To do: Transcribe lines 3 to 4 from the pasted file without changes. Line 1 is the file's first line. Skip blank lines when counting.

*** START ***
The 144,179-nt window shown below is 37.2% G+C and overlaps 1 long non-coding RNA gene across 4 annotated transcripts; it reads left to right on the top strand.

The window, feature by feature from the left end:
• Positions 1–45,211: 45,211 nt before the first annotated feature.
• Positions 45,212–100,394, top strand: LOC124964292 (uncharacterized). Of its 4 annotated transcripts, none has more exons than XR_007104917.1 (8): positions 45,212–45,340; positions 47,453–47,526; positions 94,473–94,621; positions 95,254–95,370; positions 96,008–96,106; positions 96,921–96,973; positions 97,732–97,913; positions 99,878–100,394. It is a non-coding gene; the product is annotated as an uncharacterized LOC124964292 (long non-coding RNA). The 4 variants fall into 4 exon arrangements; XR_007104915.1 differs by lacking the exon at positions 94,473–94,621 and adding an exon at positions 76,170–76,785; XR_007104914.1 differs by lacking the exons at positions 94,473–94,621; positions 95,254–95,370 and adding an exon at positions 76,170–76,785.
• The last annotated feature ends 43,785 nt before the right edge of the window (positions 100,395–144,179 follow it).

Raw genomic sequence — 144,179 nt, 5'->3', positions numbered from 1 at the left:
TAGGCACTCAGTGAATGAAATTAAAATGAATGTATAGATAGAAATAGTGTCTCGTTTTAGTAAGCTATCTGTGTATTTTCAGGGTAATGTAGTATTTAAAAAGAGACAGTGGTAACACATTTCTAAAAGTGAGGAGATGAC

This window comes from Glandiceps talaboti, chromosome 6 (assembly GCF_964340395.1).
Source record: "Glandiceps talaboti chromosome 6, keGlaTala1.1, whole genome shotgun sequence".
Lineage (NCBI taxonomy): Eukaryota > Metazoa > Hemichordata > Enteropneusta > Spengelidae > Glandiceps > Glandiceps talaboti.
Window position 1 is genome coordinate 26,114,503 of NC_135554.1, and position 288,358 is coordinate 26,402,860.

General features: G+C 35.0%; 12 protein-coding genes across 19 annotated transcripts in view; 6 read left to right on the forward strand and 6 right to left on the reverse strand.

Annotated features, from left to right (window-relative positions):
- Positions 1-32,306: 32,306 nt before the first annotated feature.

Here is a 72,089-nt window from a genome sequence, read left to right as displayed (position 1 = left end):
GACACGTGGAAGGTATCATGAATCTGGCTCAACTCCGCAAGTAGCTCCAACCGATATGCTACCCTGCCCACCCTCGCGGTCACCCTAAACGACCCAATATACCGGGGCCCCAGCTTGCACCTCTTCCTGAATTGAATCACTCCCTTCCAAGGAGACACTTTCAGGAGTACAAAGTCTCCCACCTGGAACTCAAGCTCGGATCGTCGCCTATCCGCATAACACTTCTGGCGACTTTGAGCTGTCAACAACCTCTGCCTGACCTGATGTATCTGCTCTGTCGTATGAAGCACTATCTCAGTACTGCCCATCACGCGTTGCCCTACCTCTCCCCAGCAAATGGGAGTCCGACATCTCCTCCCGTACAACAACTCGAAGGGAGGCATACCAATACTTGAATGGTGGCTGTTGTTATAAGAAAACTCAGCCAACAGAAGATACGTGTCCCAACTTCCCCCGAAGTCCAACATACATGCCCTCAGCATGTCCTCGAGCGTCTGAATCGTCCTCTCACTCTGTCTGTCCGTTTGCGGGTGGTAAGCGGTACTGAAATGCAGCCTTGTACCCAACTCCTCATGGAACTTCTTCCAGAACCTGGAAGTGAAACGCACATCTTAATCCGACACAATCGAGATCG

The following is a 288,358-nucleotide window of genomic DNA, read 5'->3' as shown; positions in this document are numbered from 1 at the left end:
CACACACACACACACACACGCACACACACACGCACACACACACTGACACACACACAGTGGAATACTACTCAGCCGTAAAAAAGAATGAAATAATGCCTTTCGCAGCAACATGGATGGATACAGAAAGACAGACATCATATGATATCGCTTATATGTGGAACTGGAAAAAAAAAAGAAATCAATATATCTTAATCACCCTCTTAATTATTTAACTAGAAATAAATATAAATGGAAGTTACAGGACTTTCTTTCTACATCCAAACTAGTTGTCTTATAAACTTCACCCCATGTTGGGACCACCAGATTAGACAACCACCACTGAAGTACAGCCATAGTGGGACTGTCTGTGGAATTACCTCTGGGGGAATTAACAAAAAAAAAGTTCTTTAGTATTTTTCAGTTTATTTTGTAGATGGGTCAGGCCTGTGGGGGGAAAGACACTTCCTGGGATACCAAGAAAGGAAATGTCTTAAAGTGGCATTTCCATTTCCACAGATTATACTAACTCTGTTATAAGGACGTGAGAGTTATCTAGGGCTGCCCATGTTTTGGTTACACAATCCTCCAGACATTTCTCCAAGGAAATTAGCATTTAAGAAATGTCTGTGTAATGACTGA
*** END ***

• Positions 1–45,211: 45,211 nt before the first annotated feature.
• Positions 45,212–100,394, top strand: LOC124964292 (uncharacterized). Of its 4 annotated transcripts, none has more exons than XR_007104917.1 (8): positions 45,212–45,340; positions 47,453–47,526; positions 94,473–94,621; positions 95,254–95,370; positions 96,008–96,106; positions 96,921–96,973; positions 97,732–97,913; positions 99,878–100,394. It is a non-coding gene; the product is annotated as an uncharacterized LOC124964292 (long non-coding RNA). The 4 variants fall into 4 exon arrangements; XR_007104915.1 differs by lacking the exon at positions 94,473–94,621 and adding an exon at positions 76,170–76,785; XR_007104914.1 differs by lacking the exons at positions 94,473–94,621; positions 95,254–95,370 and adding an exon at positions 76,170–76,785.